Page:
Professional race car driver Aurora Straus put the brakes on her admission to Harvard to pursue her racing career full-time and said she hopes to inspire a new generation of girls.
The 19-year-old from Cold Spring, New York, told "Good Morning America" that while motorsports have been predominately male, she has already seen a big shift and hopes to "keep pushing forward."
"The face of the sport has changed a lot in recent years and a lot of that is due to huge role models like Danica Patrick," Straus said. "For every one racer or crew member out there that treats me differently because I'm a girl, I've met 50 that genuinely care about me, want me to succeed and think of me as a racer before a girl."
Straus said she was 13 when she got behind the wheel for the first time. She was driving a Mazda Miata with an instructor.
"I almost ran into his rental car," she recalled. "But then I went out on track for the first time and going over 100 miles an hour is like the most remarkable feeling and once you do it, you fall down a rabbit hole and you're doing that for the rest of your life."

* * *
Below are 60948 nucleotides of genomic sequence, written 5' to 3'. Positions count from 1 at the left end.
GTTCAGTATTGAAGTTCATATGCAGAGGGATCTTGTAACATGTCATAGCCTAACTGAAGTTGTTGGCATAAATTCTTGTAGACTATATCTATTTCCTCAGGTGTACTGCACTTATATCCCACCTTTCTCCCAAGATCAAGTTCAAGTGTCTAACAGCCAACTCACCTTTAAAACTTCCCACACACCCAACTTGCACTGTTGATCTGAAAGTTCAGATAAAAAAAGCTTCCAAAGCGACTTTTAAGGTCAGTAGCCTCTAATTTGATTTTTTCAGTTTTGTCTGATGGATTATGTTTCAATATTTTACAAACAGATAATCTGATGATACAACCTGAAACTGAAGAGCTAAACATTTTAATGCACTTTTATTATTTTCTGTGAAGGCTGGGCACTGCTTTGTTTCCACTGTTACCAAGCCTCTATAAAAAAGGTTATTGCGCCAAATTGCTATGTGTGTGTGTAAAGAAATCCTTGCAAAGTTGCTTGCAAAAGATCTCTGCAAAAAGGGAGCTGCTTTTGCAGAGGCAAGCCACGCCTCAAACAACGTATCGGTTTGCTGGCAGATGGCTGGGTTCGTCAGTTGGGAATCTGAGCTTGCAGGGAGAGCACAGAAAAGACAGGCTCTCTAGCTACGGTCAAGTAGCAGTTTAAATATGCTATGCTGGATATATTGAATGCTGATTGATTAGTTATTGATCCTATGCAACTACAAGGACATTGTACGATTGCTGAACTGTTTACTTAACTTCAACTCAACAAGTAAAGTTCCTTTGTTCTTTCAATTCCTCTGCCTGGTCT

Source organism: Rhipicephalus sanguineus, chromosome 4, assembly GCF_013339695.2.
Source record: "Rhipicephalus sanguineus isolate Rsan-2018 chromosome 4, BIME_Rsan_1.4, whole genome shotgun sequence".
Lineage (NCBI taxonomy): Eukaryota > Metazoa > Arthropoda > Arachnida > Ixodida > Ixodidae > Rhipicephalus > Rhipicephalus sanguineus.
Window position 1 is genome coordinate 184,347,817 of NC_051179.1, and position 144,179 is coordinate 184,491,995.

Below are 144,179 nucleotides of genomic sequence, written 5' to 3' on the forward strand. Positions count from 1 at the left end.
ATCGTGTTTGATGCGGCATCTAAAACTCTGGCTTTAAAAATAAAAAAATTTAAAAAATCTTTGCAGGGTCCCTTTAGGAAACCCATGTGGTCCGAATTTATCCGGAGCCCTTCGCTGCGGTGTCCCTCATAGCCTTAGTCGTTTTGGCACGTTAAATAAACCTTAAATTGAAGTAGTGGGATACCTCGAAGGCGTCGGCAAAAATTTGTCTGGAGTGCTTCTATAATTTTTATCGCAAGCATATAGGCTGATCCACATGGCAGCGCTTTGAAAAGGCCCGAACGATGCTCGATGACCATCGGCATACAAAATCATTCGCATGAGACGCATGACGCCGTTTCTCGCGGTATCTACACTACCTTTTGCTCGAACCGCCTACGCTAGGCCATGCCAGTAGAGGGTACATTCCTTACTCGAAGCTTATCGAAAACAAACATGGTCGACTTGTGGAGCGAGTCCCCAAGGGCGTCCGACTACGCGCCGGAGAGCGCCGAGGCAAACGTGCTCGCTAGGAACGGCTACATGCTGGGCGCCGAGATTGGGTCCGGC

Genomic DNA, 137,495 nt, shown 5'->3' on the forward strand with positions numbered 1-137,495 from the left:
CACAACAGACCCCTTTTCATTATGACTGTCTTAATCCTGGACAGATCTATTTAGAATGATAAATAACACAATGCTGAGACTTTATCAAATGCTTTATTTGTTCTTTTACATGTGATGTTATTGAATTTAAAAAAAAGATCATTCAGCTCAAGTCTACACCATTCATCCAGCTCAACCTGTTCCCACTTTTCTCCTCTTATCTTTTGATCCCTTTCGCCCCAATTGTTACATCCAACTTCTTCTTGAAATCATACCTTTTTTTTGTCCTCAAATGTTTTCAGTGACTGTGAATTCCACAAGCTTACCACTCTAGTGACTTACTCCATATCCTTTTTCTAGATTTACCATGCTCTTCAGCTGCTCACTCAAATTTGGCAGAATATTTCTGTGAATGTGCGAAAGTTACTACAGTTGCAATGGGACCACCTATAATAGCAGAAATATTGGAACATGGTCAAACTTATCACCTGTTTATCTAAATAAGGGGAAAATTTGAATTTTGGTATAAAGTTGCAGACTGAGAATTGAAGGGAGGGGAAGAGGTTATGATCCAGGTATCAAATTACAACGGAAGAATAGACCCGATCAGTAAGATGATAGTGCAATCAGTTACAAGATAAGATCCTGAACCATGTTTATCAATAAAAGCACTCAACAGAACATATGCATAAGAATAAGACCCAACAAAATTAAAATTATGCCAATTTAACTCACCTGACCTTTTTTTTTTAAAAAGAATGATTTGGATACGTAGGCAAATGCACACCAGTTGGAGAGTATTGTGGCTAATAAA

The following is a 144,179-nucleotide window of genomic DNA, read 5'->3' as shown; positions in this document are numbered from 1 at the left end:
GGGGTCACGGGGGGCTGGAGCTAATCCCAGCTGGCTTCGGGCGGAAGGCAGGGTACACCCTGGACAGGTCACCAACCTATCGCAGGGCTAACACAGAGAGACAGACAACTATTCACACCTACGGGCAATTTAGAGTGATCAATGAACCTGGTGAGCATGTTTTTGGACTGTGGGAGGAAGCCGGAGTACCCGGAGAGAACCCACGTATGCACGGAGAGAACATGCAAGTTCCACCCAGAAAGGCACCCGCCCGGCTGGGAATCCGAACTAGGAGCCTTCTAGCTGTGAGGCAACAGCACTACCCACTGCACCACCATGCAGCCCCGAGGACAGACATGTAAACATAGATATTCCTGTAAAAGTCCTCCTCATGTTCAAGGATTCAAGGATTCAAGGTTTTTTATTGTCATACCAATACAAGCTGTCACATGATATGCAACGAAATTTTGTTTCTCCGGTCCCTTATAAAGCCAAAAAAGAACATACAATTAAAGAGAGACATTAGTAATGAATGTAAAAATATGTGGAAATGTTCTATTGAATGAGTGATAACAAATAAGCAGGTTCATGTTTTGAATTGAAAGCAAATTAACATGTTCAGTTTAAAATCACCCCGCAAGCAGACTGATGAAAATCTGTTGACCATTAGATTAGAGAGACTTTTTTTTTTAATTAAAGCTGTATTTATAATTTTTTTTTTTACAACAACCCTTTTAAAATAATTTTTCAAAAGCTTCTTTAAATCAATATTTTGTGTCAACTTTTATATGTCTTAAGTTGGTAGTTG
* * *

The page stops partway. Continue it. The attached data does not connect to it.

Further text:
The young pro will race this weekend in the Pirelli World Challenge in Austin, Texas. One of her heroes had a message for her before she hit the track.
"Hey Aurora, I'm Danica Patrick and I just wanted to wish you the best of luck. Don't forget to dream really, really, really big," Patrick said in a video message that was played on "Good Morning America."
A stunned and excited Straus said, "That's crazy," and explained that Patrick was a "huge maverick" in changing the face of motorsports.
"Danica, like other role models out there, they were the reason I got involved in the sport and the reason I was strong enough to keep pushing forward and my goal is 10 or 20 years from now, I want to be that Danica to a young girl who doesn't know if she can make it in the industry," Straus said.
Straus graduated from Westchester High School last year and deferred her acceptance to Harvard, but said she eventually plans to study English and mechanical engineering at the Ivy League university.
For now, she is taking the driver's seat and going full speed toward her dreams.